Mindfulness: a recipe for well-being
If you find yourself often worrying about what is going to happen in the future or what you did wrong in the past, you should probably learn how to use mindfulness practices in your daily routine.
According to the Cambridge English Dictionary, mindfulness is “the practice of being aware of your body, mind and feelings in the present moment, thought to create a feeling of calm”.
Mindfulness as a modern, Western practice, finds its origins in Zen and Buddhism. In fact, meditation is at the basis of mindfulness and was at the core of the studies of Jon Kabat-Zinn, who founded in 1979 the Mindfulness-Based Stress Reduction programme at the University of Massachusetts.
In the beginning, this practice was meant to offer treatment to people chronically suffering from anxiety and depression. Over time, however, it has been proved to help not only people with mental health problems but to be beneficial to healthy people too, helping them overcome the daily challenges that stem from a busy, stressful life.
At the core of mindfulness practice is bringing one’s attention to the present moment, on purpose and not judgmentally. Focusing on the “here and now” helps us drift from the mental auto-pilot model that occurs when we allow our mind to be stuck in a default mental activity. In those moments, we are not engaged in the present and may fall into ruminating, spending time and energy dwelling on negative thoughts related to something that occurred in the past or to the possible bad outcome of future events (e.g. a social situation, an exam, a job interview).
This mental activity has a powerful influence on our body’s reactions. In fact, the brain will activate a “fight or flight” response - a physiological response when an immediate danger, real or perceived, comes up - triggering the release of hormones to temporarily change the way the body is functioning and enable appropriate actions: to run away, to fight, or to freeze to be a less visible target. This reaction was designed for our ancestors to fight or escape predators but, for most of us, it is much more likely to be triggered by mental, not physical concerns. The threats do not come from the world outside us but from our mind, in the form of worries.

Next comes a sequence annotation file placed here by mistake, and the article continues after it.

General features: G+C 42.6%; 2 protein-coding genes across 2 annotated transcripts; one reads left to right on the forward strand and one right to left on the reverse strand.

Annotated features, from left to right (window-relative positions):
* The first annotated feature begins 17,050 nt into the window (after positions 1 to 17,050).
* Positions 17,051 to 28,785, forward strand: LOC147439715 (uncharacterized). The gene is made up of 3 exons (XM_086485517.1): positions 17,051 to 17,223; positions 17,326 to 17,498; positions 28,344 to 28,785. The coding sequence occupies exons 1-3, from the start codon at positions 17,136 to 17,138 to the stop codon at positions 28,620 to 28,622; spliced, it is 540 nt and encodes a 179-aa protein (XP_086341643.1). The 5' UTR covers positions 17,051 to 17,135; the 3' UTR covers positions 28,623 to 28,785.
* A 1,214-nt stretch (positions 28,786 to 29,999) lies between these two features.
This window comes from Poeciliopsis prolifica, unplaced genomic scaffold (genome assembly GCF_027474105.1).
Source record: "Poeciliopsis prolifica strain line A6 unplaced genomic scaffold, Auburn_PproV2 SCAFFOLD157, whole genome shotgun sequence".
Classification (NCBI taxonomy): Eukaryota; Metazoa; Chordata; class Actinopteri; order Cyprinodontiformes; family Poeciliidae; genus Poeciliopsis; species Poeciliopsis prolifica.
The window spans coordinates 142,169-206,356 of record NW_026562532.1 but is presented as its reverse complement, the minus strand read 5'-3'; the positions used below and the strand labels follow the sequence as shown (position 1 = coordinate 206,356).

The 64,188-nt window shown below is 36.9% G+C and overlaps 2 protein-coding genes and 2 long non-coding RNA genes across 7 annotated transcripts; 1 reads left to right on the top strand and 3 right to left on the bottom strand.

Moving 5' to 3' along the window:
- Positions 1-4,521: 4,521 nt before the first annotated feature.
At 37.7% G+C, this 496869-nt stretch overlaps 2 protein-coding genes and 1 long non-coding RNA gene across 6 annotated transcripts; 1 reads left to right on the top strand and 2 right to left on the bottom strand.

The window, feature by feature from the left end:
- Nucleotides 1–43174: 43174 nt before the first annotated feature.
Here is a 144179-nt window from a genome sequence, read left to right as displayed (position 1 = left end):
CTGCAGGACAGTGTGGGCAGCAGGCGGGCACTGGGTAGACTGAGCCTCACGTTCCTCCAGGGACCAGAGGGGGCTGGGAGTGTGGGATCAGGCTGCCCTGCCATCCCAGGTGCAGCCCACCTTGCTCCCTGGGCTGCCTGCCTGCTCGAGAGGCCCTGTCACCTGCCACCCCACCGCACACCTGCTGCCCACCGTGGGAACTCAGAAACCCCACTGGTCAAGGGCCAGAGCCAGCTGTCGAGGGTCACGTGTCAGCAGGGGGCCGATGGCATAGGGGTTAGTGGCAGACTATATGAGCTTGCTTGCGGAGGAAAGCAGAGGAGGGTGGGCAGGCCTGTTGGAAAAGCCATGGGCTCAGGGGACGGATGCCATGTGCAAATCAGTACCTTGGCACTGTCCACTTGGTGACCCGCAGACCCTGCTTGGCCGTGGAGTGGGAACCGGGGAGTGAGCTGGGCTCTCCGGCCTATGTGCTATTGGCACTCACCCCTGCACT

In the long run, this process, if often repeated outside of our awareness, will cause a wear-and-tear effect on our system (allostatic load), causing problems such as hardening of arteries and ageing of the brain, as well as “wiring” it for stress.
If you are prone to worrying and ruminating, mindfulness meditation can be of great help. By focusing on your breathing, trying to release any tensions in your body and allowing your thoughts to come and go without judgement, you will detach your mind from the negative thoughts that trigger anxiety and you will be able to recognise and switch off the inappropriate activation of the response.
In the beginning, you may find it difficult to sit still and bring attention to your breath or the sensations in your body. Inevitably, the attention may start to wonder, but that’s perfectly normal. You have just to bring it gently back to your breath, without judgment. Over time, you will get more and more comfortable with this practice. If it becomes part of your daily routine, you will notice that your stress and anxiety levels will have reduced.
Meditation is one technique, but there are other ways to incorporate mindfulness into your life.
Bringing full attention to your daily activities can be another technique to keep your mind in the present moment. When cooking, eating, doing household chores, taking a walk in the park, try to savour every moment and pay attention to details. The texture of the food you are eating, the chirping of the birds, even the sound of your car's engine when you're driving.
Research shows that a regular practice of mindfulness activities helps reinforce the immune system and provides long-term beneficial effects to our health, slowing down the rate of ageing of our DNA.
In coaching, mindfulness can be an effective tool when working with clients suffering from stress and anxiety. Including mindfulness techniques in the coaching session will help the client learn to recognise and manage the stress response, both important for optimal well-being and performance.
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